In re Moore
Dallas Court of Appeals, No. 05-14-01173-CV (January 7, 2016)
Justices Lang-Miers (Opinion), Brown, and Schenck
In this SAPCR case, Father appealed the trial court’s order modifying child support and awarding retroactive child support. Father also challenged by mandamus an award of conditional appellate attorney’s fees. The Dallas Court of Appeals consolidated the two matters and rejected both challenges.
The trial court found Mother had met her burden to prove a substantial and material change of circumstances, justifying a modification of child support, as her income had steadily decreased since the divorce while Father’s had steadily increased. This was true even though Mother’s decrease in income was the product of a fluctuating bonus arrangement that had existed, and arguably been taken into account, at the time of the divorce and original award.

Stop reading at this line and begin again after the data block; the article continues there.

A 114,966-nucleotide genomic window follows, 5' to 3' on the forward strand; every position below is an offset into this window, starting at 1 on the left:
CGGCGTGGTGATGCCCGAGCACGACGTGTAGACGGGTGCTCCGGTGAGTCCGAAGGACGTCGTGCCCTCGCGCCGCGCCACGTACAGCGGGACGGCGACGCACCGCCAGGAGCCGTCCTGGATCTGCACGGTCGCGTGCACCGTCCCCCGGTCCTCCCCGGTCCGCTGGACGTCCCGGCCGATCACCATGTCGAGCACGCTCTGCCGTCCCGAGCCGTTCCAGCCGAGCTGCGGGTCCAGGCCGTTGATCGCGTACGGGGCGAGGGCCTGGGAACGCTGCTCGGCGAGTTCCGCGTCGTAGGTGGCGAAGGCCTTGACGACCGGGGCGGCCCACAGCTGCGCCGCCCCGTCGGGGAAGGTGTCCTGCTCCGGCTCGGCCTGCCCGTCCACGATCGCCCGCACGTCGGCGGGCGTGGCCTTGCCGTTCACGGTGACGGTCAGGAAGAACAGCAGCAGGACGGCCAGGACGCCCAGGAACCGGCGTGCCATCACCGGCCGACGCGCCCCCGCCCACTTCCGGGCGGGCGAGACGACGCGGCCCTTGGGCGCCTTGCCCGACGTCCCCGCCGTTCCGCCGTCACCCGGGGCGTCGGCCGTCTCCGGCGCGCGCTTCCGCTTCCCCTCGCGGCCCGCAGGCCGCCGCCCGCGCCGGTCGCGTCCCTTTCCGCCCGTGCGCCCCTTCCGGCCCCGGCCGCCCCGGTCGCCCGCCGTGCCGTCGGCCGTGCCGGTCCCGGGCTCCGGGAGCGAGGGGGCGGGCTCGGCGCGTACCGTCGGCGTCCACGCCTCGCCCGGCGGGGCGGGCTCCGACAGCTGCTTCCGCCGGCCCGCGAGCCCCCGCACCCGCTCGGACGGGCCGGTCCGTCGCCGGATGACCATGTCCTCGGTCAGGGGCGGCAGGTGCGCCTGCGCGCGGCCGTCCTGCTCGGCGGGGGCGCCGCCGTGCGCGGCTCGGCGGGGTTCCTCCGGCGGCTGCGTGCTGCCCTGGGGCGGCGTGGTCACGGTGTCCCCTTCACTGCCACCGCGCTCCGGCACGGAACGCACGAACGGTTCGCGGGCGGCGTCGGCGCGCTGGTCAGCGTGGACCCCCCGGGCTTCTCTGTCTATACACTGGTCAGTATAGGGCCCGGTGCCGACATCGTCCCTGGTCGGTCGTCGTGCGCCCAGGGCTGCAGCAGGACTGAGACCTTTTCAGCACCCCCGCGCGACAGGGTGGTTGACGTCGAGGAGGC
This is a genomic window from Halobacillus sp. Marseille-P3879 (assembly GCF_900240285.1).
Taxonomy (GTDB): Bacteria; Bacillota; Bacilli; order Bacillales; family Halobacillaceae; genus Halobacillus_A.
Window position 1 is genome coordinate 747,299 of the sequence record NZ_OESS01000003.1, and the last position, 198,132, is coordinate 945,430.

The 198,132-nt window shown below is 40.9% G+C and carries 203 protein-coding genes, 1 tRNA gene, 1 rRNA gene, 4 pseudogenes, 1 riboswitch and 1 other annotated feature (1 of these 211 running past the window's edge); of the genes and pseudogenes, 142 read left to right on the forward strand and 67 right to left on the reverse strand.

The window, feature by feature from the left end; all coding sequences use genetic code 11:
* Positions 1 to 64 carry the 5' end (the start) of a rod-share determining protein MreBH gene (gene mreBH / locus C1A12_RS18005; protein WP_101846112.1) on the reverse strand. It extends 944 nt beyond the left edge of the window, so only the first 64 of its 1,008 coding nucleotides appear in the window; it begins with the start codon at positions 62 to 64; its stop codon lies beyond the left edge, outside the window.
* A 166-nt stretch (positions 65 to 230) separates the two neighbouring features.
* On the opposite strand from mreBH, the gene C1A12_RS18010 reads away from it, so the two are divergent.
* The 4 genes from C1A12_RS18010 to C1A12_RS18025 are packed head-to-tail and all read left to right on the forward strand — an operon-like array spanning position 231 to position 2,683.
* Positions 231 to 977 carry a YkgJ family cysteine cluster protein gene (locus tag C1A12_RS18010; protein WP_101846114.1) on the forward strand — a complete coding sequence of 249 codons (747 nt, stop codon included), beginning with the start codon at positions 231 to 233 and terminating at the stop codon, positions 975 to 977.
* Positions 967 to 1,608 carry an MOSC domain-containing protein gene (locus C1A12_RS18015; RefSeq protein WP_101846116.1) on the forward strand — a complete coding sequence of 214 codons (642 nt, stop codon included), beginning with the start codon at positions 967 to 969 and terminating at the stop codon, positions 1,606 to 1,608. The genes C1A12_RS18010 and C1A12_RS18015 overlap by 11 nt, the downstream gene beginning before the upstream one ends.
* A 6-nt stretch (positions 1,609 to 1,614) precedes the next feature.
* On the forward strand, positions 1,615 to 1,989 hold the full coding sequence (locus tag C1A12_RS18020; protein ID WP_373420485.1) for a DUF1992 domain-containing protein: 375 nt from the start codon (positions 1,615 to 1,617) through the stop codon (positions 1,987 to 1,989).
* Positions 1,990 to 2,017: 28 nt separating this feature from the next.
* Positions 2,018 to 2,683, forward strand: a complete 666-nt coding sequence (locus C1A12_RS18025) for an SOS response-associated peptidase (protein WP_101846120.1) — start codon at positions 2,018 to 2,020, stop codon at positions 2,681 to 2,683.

Pursuant to Texas Family Code § 102.009, the trial court also awarded Mother conditional appellate fees of $52,500, subject to possible remittiturs of up to $50,000 if various steps on appeal did not occur (e.g., no oral argument). Father attempted to challenge the fee award by mandamus, but the Court of Appeals held mandamus was not the appropriate vehicle for attacking the attorney’s fees award in a temporary order pending appeal. Because the fee award was entered after final judgment, it was not an interlocutory temporary order, the appeal of which is prohibited by Texas Family Code § 102.009. The Court therefore found it had authority to review the temporary order as part of the appeal, and mandamus therefore was not necessary. Father argued that the testimony of Mother’s attorney as to his general knowledge of the work necessary for the appeal and a summary exhibit of the work and fees were not sufficient to support the fee award. The appeals court disagreed, noting that the summary exhibit was introduced without objection, and further observing that, “[u]nder the traditional, non-lodestar method of proving up the reasonableness of attorney’s fees,” specific testimony as to the number of hours worked or hourly rate of the attorney is not required for a court to award fees. Instead, the presence or absence of such information goes to the weight of the evidence.